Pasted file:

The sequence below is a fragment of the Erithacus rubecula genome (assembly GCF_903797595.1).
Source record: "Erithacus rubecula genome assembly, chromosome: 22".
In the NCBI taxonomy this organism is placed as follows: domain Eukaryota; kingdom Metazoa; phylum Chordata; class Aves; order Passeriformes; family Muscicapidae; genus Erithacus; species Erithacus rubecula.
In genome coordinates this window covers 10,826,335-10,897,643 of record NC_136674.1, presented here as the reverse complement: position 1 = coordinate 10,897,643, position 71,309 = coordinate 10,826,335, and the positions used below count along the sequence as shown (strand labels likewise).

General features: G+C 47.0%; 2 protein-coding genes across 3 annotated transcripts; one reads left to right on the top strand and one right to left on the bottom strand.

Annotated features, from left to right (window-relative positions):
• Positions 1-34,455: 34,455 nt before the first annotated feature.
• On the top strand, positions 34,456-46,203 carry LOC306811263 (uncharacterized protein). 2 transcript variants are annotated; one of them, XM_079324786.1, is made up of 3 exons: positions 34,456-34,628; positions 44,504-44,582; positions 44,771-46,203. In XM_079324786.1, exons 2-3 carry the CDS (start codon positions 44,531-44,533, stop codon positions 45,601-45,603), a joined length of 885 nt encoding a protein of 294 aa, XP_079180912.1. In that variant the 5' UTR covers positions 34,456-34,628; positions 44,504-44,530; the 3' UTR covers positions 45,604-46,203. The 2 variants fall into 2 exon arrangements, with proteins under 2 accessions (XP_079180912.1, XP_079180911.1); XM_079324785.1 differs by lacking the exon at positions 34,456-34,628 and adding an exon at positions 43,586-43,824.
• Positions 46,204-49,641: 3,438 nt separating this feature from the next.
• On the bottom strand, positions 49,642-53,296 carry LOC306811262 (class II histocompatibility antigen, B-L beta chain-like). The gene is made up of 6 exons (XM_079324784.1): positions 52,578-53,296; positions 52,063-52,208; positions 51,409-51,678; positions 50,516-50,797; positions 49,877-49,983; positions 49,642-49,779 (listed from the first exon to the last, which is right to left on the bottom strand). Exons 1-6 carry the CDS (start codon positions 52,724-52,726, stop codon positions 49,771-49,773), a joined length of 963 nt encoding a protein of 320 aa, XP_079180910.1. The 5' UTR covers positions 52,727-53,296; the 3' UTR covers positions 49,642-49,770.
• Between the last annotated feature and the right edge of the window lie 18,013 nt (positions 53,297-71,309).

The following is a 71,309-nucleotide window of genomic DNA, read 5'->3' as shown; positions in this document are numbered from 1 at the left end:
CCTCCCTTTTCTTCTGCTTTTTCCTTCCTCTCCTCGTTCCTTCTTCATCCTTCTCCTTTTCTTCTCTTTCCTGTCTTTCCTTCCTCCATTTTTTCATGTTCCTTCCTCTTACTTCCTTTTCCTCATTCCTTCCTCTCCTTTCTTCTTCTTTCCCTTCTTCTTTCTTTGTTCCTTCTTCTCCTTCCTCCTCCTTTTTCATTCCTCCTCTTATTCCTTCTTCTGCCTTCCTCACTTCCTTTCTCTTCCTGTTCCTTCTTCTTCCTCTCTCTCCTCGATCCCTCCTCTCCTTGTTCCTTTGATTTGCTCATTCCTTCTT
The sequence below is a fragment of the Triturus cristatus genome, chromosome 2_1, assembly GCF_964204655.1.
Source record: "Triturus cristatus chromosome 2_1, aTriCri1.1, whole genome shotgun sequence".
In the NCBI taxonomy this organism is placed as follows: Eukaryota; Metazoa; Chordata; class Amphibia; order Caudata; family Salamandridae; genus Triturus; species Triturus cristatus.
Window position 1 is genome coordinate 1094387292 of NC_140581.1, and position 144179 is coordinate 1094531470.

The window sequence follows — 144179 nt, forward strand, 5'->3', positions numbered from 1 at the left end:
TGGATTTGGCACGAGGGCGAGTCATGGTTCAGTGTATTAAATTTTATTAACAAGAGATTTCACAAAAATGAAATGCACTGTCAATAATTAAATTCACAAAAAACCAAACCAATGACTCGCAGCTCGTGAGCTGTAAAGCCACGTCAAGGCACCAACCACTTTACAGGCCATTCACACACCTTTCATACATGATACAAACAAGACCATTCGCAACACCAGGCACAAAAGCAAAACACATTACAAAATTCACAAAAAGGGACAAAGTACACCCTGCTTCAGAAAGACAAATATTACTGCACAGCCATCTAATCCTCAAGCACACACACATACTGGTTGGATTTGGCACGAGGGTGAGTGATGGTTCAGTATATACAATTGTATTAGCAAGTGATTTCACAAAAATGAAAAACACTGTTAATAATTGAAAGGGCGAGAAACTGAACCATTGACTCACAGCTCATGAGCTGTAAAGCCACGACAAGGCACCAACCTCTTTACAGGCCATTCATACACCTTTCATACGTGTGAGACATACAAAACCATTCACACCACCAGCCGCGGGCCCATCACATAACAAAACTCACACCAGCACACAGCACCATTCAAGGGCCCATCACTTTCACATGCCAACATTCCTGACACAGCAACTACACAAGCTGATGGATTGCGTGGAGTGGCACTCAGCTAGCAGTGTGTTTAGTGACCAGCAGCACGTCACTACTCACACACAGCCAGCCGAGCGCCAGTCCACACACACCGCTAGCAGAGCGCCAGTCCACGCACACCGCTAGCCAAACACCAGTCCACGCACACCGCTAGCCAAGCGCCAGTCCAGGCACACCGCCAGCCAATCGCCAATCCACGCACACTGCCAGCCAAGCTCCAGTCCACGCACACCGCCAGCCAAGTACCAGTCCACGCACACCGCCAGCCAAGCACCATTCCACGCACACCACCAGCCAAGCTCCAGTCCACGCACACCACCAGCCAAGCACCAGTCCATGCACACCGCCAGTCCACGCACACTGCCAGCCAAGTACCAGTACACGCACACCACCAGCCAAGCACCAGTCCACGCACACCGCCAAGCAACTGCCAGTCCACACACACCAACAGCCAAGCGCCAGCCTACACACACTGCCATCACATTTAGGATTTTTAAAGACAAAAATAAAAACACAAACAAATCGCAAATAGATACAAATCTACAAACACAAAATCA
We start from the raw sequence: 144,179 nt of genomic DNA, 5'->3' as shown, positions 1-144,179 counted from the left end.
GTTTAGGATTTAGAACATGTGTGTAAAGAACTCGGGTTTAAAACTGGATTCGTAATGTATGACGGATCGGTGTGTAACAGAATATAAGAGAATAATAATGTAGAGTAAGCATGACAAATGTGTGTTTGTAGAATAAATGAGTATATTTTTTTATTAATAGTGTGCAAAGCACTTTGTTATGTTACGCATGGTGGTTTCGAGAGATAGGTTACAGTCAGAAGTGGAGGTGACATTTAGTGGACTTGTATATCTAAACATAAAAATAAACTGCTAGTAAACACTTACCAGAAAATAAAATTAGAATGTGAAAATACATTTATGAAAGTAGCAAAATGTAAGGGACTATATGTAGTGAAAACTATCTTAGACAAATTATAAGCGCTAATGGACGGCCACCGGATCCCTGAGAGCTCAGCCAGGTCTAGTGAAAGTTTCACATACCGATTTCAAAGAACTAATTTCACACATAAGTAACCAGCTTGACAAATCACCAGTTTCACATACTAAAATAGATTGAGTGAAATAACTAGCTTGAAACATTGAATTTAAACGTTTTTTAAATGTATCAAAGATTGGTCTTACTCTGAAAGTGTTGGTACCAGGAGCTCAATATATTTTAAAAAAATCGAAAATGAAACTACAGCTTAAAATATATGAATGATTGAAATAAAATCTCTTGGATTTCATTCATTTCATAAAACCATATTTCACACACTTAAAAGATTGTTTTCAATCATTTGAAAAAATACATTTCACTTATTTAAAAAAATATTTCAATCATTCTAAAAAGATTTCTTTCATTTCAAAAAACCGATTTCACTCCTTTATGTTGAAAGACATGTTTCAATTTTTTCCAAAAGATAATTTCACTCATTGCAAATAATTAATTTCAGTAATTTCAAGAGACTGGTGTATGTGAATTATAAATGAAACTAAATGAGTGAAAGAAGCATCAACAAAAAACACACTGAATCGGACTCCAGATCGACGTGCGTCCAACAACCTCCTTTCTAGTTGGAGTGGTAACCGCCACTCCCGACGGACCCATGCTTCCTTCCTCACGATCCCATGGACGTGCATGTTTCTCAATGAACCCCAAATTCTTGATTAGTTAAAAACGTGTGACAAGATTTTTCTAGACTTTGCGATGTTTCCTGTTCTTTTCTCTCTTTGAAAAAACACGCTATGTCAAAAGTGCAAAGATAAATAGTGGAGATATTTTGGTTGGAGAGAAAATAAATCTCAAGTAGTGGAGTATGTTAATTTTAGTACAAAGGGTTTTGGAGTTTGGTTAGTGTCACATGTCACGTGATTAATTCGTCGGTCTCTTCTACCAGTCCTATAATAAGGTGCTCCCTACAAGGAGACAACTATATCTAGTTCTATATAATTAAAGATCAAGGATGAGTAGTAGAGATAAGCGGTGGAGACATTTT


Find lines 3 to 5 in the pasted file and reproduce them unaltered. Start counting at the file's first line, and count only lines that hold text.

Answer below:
In the NCBI taxonomy this organism is placed as follows: domain Eukaryota; kingdom Metazoa; phylum Chordata; class Aves; order Passeriformes; family Muscicapidae; genus Erithacus; species Erithacus rubecula.
In genome coordinates this window covers 10,826,335-10,897,643 of record NC_136674.1, presented here as the reverse complement: position 1 = coordinate 10,897,643, position 71,309 = coordinate 10,826,335, and the positions used below count along the sequence as shown (strand labels likewise).

General features: G+C 47.0%; 2 protein-coding genes across 3 annotated transcripts; one reads left to right on the top strand and one right to left on the bottom strand.